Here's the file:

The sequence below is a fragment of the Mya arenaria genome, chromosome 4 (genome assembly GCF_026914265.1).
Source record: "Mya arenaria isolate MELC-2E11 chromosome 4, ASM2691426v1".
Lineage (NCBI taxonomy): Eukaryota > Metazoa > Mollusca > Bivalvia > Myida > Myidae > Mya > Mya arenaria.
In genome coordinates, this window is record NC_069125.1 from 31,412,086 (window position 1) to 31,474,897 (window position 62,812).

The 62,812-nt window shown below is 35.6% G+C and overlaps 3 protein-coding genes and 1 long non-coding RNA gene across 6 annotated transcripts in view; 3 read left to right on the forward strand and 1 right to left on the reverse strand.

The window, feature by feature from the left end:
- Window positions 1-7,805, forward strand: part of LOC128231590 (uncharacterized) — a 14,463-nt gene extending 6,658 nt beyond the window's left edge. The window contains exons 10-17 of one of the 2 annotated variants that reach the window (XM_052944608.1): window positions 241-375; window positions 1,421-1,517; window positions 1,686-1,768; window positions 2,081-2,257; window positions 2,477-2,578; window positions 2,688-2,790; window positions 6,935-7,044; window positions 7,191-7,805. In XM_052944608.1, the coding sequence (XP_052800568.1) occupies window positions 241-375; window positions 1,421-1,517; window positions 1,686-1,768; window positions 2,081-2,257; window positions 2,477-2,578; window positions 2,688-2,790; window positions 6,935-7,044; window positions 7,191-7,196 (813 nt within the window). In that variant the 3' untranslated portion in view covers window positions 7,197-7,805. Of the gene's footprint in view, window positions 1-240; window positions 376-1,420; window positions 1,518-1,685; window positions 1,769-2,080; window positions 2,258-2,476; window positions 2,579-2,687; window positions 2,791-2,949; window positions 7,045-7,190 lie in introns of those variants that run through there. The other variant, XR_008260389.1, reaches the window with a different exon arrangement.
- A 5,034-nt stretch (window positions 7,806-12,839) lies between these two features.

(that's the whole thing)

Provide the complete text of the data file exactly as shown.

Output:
The sequence below is a fragment of the Mya arenaria genome, chromosome 4 (genome assembly GCF_026914265.1).
Source record: "Mya arenaria isolate MELC-2E11 chromosome 4, ASM2691426v1".
Lineage (NCBI taxonomy): Eukaryota > Metazoa > Mollusca > Bivalvia > Myida > Myidae > Mya > Mya arenaria.
In genome coordinates, this window is record NC_069125.1 from 31,412,086 (window position 1) to 31,474,897 (window position 62,812).

The 62,812-nt window shown below is 35.6% G+C and overlaps 3 protein-coding genes and 1 long non-coding RNA gene across 6 annotated transcripts in view; 3 read left to right on the forward strand and 1 right to left on the reverse strand.

The window, feature by feature from the left end:
- Window positions 1-7,805, forward strand: part of LOC128231590 (uncharacterized) — a 14,463-nt gene extending 6,658 nt beyond the window's left edge. The window contains exons 10-17 of one of the 2 annotated variants that reach the window (XM_052944608.1): window positions 241-375; window positions 1,421-1,517; window positions 1,686-1,768; window positions 2,081-2,257; window positions 2,477-2,578; window positions 2,688-2,790; window positions 6,935-7,044; window positions 7,191-7,805. In XM_052944608.1, the coding sequence (XP_052800568.1) occupies window positions 241-375; window positions 1,421-1,517; window positions 1,686-1,768; window positions 2,081-2,257; window positions 2,477-2,578; window positions 2,688-2,790; window positions 6,935-7,044; window positions 7,191-7,196 (813 nt within the window). In that variant the 3' untranslated portion in view covers window positions 7,197-7,805. Of the gene's footprint in view, window positions 1-240; window positions 376-1,420; window positions 1,518-1,685; window positions 1,769-2,080; window positions 2,258-2,476; window positions 2,579-2,687; window positions 2,791-2,949; window positions 7,045-7,190 lie in introns of those variants that run through there. The other variant, XR_008260389.1, reaches the window with a different exon arrangement.
- A 5,034-nt stretch (window positions 7,806-12,839) lies between these two features.